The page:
Leaving Rio on the Easy Transfer, I had a huge smile on my dial. Whether it was the sun peaking through the 5 days of clouds (and some heavy rain) or the excitement to be on the move, I was feeling better and happy to be heading for the beach.
We arrived at the jetty at dusk and clambered on board the longboat which would speed the crammed group of travellers and locals with suitcases, backpacks, prams and groceries across to Ilha Grande.
I met a pair of French girls who’s pousada (lodge) was near mine, which was lucky as we traipsed along the main beach together in the dark. Coming to theirs, I then had to continue solo. Laughing to myself I made a mental note to ensure that I arrived during daylight so at least I could see where I was heading. Thank goodness this wasn’t Río – the moonlight over the sea calmed me as I walked along the beach in otherwise darkness.
My hostel, the chain Che Lagarto, was perched on the end of bay, with my shared room opening onto the sea, and downstairs a verandah built over the rocks to drink, eat and chat at. If it weren’t for the swarms of bees hovering around your jam on your breakfast toast, I could have lingered there all morning.
The island has no cars and as a national park, has a dozen hiking trails offering unspoilt rainforest and secluded beaches around the island. I met some great people there including Steffi and Robbie from Zug, CHF who were Matterhorn mountain goats setting a cracking pace and awesome company to hike to Lopes Mendes with. We shared stories and tips, plus a few boosts up over rocks on the way back – it could have been a Bear Grylls moment for me otherwise trying to work out how to scale it solo.
Rated in the Guardian’s Top 10 beaches in the world, Lopes Mendes was 3km of white, squeaky sand and chilly yet enticing blue waters. The views along the way were stunning, and glistening sun rays through the jungle canopy prompting deep breaths and deep thoughts into the travels behind and ahead of me. Such a contrast to the days prior, and thankfully so!
I joined Alise and Juliette, some lovely Frenchies from my room, for a boat trip around the island snorkelling and swimming, as well as French and Spanish lessons thrown in!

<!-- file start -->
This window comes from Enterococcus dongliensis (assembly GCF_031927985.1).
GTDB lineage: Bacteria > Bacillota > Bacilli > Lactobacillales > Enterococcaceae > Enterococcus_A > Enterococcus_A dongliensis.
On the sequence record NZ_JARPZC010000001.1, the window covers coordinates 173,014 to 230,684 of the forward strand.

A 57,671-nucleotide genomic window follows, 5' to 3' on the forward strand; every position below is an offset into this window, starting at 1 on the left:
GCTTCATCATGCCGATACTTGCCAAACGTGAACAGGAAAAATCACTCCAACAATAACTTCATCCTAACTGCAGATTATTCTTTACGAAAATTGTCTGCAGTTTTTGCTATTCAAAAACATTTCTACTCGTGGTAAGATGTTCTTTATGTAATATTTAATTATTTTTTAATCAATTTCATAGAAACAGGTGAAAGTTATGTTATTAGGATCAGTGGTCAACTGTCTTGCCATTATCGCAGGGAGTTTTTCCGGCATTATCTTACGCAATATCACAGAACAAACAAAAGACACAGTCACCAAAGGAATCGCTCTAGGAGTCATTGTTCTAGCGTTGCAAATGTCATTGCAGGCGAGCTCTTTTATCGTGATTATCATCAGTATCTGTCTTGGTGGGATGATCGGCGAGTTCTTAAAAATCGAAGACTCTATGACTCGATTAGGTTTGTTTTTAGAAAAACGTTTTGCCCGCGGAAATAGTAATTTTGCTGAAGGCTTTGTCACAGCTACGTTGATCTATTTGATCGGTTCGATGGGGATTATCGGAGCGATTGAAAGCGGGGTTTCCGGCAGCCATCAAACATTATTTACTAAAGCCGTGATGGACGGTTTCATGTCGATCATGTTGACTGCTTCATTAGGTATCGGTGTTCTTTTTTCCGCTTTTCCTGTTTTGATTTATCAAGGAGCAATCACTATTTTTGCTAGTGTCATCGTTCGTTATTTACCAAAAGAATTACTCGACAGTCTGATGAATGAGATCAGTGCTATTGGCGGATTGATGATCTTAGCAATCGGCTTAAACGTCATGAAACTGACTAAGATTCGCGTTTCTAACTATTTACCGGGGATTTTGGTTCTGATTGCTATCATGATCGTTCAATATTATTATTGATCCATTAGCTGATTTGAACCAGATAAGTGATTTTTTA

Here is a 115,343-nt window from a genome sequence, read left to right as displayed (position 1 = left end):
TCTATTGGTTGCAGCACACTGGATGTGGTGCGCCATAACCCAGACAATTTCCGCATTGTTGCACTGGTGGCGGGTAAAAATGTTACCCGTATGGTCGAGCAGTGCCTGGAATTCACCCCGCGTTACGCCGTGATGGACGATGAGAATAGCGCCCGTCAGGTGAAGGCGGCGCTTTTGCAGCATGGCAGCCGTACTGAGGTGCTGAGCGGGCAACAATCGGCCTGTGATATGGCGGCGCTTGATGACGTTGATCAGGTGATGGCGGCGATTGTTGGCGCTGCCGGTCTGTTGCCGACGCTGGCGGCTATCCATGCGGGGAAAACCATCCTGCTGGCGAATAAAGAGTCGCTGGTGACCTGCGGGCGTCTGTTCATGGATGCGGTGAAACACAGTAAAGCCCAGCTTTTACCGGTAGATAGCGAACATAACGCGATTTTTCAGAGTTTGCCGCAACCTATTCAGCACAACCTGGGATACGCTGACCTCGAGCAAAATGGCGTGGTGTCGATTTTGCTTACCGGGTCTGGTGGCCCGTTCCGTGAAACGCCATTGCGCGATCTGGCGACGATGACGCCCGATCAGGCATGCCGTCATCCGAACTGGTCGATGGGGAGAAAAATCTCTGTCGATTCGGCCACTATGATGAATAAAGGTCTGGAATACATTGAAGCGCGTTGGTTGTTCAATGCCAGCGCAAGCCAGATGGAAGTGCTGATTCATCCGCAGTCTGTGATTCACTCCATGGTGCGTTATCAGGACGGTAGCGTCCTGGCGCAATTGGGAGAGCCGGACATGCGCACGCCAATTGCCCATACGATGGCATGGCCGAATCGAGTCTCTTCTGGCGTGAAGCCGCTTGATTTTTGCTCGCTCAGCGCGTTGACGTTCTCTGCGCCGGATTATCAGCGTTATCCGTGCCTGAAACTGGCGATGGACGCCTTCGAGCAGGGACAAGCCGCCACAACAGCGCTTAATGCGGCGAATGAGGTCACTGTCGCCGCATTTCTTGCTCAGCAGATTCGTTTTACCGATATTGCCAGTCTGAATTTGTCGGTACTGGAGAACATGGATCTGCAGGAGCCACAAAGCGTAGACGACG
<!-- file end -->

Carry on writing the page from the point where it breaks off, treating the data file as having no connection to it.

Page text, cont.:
I could have stayed a few more days – what’s not to like about sun, swimming, relaxing, and even sweaty hikes to hidden waterfalls and secluded beaches, but decided to head on to Paraty as I had a rendezvous w Jono in Iguazu in 10 days and 1,347 km to get there.
Paraty was a quick stay in Leo’s Beach (bustling) hostel – the benefit of smaller places is that you meet more people than in the larger cities. Once a thriving gold port, Paraty is a now an artist refuge with lots of galleries and lovely cobble stoned streets to wander around admiring the Portuguese colonial architecture and bright coloured doorways of the pristine white buildings.
After chatting w Rache (sis) and lamenting the clouds, I pulled myself out of a funk and headed to the Poco de Penha ‘waterfalls’. At the local bus station, I bumped into a group from the hostel and together waited and headed there. The main attraction is a rocky slide where you push yourself down over the alguied rocks into the dive polls below. After one of the guys went, I plucked up the courage to head down – lots of fun, not too scary and not too cold. If you want an extra buzz, grab an empty bottle and sit on it like a pony – a crazy Dutch girl did and zipped down at 4x our speed! We then stopped off at a local cachaça (‘cash-ha-sa’) distillery for a tour and tasting. It definitely tastes better in a caipirinha!
Paraty was hosting la Festa do Divino Espírito Santo and a group of us headed to the town square to soak up the festivities, including trying our dance moves. A few of guys had met Diego before, and he explained that bolero is slower than samba, graciously ‘teaching’ us the steps.
I had my own Penny / Baby Dirty Dancing moment where I asked one of the locals to teach the guys to dance, and giving up, Andressa instead taught me by getting me to mirror her steps, right down to a should shimmy and “riki-ki-ki” – the R$10 caipirinhas certainly embolden me here. I then tripped all along the cobbled stones back to the hostel to bed 😅
Lots more to do in Paraty, and again I could have stayed another few days. The hostel had a chilled vibe and a great group of travellers to hang out with. A good friend Kate M-B had regaled me with her Brazil stories from her 7wk travels, and had put Ilhabela at the top of places to visit, so I headed there for a few more days beach before the Terra da Garoa (Land of Drizzle) – aka São Paulo.
I stayed at the most magical hostel I’ve ever been in – Hostel da Vila. Its luscious gardens hosted a pool and bar with chilled beach tunes (Jack Johnson and Bob Marley on high rotation!), hammocks on the verandah overlooking the beach views and bright. fresh, clean rooms. I used the cloudy skies as a ‘rest day’, lounging in my pjs on the hammock, doing washing and catching up w friends.
What a difference a day can make:
With the sun out the next day, I enjoyed more beach time (in between waiting for the bus ticketing office to reopen after lunch and a circuitous local bus into town) and a walk from the northern beaches to Vila town. At one stage this included a different kind of rock climbing around the Pedro do Silo, huge boulders along the coast which I clambered up and down.. after a few hairy moments where I pushed on, I realised maybe I should take the road for some of it back!
Ilhabela offers great wreck diving, stunning beaches and also great shopping – had the island not been on its winter break, definitely a place to spend a good week or so soaking up the atmosphere.
Stay tuned for the next stop: São Paulo… (which I’ll try and catch up!)
Easy Transfer to Ilha Grande and Paraty R$145 – the name says it all for collection and drop off to your accommodation. Worth every Reais!
Leo’s Beach Hostel – Paraty
Hostel da Vila – Ilhabela